The physical activity, the view, the attitude toward God usually gets me going just fine. And if not, I trust the process and also say as I close the computer, another day…
It’s more a matter of energy for me now, and the dread of losing what edge I may have.
Every poem depletes my strength,
every crafted rhyme;
can I still go on at length,
and is it worth the time?
Does quality still resonate
from what I try to say?
Or have I found a darker fate,
am I now just in the way?
Is it time to fold the tent,
and walk into the night,
give back to God what He has lent,
make departure sweet and right?
In dulce et decorum est,
knowing when to quit the final test?
I have narrowed down my writer’s block to two causes:
1- I am running on empty in my creativity. To combat this, I do something else creative, like painting, scrapbooking, photographing, sewing, or even baking.
2- I haven’t spent enough time planning and visualizing my story. If I don’t know where it needs to go, especially if I don’t know the end, I won’t have any idea of how to get there. To combat this, I’ve been spending a lot more time on prewriting and plotting.
Brennan S. McPherson
Couldn’t agree more that failing to fill your creative tank is a huge part of writer’s block.
When I feel a little lost in where I’m going with a story, I go back a scene or two, even to the beginning if necessary. It helps me to find the way forward.
If I find a particular scene resisting me as I try to start writing it, I jump ahead to a scene I know is coming and work on that for a while. I have the ending scene and a few of the high-intensity scenes roughed out almost from the beginning.
I keep a timeline that includes each scene in an Excel file. It starts rather skeleton and gets filled out in detail as I move forward. Adding detail to the timeline also helps me refocus and get back to writing. I write stories where important events are happening in different locations with different people that will come together at the right time, and the timeline makes it possible (easy?) to keep track of everything. This timeline of scenes also makes it easy for me to go back and find the right place to check a detail for consistency when I’m writing a later scene.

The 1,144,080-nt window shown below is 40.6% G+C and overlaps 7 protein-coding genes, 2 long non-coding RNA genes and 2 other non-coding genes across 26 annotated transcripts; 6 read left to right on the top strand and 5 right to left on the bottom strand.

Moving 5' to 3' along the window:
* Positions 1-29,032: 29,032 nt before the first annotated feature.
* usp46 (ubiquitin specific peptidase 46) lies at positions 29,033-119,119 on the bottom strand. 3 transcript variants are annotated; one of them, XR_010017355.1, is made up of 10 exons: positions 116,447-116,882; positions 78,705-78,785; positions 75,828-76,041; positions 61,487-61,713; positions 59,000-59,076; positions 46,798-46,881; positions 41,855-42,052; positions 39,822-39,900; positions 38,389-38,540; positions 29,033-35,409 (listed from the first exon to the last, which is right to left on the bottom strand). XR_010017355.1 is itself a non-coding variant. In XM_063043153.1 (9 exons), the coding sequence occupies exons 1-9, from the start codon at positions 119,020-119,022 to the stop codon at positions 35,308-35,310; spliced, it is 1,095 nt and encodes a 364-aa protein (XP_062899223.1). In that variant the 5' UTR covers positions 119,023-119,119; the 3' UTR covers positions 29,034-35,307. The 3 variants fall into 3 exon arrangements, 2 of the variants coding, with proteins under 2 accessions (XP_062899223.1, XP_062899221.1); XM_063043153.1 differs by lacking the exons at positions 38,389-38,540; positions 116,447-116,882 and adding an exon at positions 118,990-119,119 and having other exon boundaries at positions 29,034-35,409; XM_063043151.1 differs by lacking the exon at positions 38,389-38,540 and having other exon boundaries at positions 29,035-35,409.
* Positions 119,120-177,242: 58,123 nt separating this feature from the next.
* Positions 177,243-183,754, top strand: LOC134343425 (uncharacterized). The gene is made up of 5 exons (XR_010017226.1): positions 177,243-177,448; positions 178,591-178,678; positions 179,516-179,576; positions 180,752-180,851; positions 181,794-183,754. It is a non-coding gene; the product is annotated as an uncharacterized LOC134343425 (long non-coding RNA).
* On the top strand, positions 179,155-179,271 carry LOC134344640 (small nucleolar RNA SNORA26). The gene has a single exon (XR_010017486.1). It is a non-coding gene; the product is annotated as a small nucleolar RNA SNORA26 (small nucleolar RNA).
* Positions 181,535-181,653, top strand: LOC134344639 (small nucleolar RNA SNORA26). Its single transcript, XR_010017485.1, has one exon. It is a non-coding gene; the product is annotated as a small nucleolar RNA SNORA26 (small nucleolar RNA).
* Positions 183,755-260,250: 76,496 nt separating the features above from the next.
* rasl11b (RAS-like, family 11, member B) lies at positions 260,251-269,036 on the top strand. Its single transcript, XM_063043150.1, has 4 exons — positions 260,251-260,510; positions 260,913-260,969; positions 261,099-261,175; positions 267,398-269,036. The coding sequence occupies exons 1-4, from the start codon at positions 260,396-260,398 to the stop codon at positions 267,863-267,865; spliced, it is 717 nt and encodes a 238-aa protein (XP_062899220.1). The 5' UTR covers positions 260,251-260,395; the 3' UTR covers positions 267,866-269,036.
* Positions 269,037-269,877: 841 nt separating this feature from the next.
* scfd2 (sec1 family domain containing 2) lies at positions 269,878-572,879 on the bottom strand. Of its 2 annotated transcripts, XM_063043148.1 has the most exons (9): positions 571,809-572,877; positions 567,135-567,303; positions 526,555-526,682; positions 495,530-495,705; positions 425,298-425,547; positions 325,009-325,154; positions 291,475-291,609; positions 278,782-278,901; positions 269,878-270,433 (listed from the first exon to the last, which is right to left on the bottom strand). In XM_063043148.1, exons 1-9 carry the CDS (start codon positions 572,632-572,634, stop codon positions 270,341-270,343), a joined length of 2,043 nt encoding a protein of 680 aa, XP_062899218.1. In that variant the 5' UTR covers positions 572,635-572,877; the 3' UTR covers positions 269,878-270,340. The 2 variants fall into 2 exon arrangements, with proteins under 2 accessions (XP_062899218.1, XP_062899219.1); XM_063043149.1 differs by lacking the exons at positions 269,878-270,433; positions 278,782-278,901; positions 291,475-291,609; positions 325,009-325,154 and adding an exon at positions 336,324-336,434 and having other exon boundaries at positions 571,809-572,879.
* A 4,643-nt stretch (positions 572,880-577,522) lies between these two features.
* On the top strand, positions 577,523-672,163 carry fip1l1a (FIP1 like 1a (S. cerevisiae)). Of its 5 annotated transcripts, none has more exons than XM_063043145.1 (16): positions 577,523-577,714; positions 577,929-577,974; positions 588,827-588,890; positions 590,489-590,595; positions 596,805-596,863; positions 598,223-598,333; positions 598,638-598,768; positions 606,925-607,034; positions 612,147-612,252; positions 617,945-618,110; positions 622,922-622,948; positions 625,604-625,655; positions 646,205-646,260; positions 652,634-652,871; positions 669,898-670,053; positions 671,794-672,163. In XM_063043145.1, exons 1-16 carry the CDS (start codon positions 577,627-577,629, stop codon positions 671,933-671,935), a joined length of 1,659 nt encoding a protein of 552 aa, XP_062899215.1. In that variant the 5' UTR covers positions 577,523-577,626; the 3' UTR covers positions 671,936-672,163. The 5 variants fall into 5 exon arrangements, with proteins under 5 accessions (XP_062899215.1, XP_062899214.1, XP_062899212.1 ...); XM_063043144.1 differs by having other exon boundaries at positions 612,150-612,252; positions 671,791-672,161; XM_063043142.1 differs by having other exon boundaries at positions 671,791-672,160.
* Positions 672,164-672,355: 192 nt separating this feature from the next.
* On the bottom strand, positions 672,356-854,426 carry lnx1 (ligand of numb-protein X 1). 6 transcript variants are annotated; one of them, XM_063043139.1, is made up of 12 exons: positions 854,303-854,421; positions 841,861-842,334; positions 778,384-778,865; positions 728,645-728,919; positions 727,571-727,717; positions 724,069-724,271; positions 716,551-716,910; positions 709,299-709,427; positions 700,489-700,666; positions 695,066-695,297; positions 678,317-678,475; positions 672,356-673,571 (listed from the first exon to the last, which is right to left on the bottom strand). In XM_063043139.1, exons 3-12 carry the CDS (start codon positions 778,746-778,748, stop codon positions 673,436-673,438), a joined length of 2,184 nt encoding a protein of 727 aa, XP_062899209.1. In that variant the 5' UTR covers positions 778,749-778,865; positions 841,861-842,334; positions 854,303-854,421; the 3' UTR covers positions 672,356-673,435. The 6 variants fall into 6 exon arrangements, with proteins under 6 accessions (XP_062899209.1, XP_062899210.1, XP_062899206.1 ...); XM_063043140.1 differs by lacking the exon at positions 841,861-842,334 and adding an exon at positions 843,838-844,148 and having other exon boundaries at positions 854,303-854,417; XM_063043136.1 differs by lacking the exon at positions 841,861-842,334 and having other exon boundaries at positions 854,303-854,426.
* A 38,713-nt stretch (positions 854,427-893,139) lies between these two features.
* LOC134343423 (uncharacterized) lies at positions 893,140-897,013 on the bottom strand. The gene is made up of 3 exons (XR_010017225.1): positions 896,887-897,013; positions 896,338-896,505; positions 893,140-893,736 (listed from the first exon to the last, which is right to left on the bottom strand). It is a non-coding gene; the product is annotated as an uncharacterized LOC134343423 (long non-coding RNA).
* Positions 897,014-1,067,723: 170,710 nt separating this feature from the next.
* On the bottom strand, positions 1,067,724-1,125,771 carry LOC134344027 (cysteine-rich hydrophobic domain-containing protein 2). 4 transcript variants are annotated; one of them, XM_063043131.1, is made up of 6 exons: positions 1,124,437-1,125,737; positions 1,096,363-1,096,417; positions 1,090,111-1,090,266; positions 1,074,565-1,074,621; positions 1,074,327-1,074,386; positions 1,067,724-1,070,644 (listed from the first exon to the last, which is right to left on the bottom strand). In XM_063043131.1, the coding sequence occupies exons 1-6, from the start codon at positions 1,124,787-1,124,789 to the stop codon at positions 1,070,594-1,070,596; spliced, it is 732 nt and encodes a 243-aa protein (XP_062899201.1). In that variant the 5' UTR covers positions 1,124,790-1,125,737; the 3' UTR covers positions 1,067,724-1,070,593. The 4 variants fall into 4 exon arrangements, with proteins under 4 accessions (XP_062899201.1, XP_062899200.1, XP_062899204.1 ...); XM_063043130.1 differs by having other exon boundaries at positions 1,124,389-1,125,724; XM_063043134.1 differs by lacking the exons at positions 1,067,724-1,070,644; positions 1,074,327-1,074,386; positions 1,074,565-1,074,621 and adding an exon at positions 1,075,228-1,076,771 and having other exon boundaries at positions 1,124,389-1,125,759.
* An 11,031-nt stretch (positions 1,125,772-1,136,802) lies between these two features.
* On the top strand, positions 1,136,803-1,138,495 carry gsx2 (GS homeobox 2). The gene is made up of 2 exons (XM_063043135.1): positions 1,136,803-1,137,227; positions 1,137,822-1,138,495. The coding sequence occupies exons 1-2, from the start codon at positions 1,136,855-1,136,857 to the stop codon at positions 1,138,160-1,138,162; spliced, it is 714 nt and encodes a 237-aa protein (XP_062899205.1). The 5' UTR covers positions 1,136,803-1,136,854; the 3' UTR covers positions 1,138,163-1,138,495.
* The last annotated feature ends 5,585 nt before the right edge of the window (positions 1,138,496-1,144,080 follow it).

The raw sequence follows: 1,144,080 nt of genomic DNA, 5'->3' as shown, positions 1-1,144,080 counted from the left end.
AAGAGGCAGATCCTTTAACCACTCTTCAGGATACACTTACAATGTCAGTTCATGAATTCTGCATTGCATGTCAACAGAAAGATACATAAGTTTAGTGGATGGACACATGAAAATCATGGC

I also find if I go back a chapter or two and read that as if I’m editing, by the time I get to the new scene, I’m back in writing mode.
Sometimes I’ll leave the current WIP entirely and play with ideas for future novels or write a scene or two from those.
Very interesting … more to do with personality than other objective factors. I never thought about that before. I’m someone with so many ideas, it’s hard to focus on one, develop it, and really see it through. Then I wonder why I get stuck when I’ve sidestepped down a rabbit hole. Very insightful post! Love hearing from other established writers … and hearing their advice.
Kristen Joy Wilks
For me, writer’s block involves fear. What if what I write is terrible? I use writing sprints and a NaNoWriMo syle (just get the words out) push to get myself going. I also write early in the day and use the rest of the day to really invest in my family, take walks, and recharge with other work.
If I use my gift of words frivolously, the words won’t be there when I need them. I’ve had to learn not to throw what is holy to the swine…